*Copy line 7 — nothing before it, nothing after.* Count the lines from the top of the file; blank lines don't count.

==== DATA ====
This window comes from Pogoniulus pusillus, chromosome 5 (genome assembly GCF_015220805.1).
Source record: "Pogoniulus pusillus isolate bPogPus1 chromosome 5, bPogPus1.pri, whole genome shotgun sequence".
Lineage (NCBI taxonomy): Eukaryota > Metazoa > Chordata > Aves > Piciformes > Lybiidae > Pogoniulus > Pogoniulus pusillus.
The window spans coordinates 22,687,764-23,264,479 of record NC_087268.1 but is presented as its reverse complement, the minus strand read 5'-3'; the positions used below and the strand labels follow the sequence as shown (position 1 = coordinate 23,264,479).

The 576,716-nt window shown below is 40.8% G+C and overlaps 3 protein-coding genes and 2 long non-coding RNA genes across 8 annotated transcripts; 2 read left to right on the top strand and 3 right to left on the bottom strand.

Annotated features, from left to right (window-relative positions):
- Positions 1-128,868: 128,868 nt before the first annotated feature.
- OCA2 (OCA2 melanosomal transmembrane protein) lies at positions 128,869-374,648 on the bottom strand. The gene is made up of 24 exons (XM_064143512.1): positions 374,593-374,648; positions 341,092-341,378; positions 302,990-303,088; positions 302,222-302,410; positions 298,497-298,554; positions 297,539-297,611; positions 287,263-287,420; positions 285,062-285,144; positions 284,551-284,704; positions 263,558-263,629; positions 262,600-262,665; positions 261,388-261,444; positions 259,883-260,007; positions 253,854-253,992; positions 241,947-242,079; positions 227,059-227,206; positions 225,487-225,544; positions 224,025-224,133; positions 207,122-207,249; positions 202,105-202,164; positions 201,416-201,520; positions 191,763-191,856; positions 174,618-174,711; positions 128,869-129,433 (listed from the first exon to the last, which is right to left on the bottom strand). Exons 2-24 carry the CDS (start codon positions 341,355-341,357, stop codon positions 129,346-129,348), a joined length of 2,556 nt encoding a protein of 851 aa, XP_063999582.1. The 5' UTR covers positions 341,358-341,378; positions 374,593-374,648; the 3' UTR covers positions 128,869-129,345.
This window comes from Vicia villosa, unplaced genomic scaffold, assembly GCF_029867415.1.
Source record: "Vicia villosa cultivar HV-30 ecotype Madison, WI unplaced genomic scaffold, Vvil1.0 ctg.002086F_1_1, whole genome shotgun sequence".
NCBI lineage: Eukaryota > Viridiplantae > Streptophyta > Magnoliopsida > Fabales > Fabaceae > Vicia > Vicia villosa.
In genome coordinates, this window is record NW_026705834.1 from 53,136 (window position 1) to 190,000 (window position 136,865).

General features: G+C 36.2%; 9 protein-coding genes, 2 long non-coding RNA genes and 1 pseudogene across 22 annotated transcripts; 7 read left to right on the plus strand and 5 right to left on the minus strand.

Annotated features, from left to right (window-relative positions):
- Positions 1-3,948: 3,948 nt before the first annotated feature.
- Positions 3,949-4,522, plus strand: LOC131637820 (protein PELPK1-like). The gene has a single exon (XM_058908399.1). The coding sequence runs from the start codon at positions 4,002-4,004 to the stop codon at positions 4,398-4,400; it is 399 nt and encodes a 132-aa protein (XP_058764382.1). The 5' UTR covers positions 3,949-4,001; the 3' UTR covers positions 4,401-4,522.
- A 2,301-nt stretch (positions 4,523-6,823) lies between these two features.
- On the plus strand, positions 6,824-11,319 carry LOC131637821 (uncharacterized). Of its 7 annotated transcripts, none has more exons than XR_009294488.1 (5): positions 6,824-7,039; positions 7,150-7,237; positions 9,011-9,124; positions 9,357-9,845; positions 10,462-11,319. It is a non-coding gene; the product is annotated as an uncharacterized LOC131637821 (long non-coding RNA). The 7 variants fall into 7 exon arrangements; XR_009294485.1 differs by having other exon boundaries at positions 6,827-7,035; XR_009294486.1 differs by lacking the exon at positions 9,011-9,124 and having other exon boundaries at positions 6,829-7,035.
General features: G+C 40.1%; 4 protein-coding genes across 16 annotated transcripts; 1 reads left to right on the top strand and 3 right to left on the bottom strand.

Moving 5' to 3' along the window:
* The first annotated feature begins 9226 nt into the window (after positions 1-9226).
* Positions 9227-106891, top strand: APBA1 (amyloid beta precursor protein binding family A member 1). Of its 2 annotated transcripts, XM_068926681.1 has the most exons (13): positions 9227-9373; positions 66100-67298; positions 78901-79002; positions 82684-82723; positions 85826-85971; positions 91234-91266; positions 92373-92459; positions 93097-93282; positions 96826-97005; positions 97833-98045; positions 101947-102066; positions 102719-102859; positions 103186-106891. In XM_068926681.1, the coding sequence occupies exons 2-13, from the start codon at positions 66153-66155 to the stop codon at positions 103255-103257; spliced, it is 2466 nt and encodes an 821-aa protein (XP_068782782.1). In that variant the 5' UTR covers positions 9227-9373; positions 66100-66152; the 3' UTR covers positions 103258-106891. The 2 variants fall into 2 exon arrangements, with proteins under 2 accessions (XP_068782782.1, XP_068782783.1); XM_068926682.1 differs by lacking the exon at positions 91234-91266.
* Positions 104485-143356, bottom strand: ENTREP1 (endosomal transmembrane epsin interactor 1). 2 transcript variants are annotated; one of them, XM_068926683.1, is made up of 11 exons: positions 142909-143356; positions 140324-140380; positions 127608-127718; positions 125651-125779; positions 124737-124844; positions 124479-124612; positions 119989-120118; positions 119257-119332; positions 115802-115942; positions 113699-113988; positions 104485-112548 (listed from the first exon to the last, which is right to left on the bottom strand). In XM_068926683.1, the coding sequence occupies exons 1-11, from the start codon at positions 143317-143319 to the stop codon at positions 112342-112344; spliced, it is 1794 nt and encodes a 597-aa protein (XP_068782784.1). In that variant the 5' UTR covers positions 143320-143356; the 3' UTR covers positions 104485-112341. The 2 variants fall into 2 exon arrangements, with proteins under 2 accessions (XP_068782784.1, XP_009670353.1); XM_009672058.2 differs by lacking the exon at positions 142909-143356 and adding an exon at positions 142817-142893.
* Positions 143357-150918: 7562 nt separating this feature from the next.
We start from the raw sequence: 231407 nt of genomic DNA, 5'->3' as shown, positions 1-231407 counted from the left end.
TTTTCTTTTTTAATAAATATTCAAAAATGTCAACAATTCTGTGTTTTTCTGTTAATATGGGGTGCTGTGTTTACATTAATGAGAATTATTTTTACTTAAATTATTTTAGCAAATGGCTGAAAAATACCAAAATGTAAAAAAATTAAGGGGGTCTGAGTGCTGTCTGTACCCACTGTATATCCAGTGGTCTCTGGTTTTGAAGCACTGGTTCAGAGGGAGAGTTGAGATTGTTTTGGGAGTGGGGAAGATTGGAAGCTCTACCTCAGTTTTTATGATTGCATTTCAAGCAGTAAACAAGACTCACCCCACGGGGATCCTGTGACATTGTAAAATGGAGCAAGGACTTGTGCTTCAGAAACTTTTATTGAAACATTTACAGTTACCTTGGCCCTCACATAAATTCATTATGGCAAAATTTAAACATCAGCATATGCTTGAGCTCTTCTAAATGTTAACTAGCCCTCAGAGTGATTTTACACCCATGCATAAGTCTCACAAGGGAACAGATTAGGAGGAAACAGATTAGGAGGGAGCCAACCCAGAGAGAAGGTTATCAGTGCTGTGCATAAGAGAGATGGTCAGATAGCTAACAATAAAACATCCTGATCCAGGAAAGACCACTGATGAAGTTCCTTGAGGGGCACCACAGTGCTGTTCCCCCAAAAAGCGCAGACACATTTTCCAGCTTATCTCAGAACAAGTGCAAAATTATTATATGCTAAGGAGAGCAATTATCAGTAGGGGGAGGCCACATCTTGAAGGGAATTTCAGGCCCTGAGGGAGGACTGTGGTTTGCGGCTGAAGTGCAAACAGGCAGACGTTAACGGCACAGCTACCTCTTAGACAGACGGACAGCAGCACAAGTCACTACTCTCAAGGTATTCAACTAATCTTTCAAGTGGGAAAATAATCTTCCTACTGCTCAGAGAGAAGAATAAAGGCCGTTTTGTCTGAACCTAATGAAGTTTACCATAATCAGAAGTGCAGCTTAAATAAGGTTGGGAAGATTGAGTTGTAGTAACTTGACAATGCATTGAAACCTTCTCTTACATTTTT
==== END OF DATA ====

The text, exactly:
- Positions 1-128,868: 128,868 nt before the first annotated feature.